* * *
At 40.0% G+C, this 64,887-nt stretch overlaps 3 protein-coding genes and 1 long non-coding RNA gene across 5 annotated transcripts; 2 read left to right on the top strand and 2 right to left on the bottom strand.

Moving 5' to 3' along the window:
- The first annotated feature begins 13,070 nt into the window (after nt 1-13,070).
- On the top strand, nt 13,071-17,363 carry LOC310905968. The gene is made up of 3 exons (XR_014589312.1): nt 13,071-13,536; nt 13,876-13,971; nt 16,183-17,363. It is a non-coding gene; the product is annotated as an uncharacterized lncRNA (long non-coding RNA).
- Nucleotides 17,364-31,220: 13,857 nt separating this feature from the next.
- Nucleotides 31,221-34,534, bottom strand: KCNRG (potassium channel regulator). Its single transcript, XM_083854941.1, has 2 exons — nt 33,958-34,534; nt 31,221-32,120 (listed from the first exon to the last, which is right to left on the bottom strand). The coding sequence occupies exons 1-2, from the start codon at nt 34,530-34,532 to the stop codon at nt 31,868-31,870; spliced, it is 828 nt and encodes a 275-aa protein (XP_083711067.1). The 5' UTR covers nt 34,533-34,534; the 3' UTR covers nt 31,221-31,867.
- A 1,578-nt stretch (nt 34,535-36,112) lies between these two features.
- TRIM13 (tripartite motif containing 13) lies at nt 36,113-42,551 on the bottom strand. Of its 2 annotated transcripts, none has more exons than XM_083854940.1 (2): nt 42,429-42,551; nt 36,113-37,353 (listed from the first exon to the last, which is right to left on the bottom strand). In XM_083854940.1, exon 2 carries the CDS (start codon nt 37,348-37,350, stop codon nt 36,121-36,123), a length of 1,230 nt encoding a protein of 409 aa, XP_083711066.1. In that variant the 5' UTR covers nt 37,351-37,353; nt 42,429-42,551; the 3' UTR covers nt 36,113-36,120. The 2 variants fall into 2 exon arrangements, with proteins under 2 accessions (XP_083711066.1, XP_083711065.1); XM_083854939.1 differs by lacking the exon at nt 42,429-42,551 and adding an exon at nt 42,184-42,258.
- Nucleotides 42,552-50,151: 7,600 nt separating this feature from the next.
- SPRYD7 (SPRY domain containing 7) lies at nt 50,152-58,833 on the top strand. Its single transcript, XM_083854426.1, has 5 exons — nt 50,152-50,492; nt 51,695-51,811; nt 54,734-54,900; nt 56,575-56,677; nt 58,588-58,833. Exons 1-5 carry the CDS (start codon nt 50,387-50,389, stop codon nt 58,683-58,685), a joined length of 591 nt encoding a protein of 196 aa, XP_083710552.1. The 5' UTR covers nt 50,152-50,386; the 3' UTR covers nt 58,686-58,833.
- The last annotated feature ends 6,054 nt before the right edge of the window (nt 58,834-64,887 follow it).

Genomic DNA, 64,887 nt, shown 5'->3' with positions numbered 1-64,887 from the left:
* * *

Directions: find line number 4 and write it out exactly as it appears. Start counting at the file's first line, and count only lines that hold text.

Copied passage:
- On the top strand, nt 13,071-17,363 carry LOC310905968. The gene is made up of 3 exons (XR_014589312.1): nt 13,071-13,536; nt 13,876-13,971; nt 16,183-17,363. It is a non-coding gene; the product is annotated as an uncharacterized lncRNA (long non-coding RNA).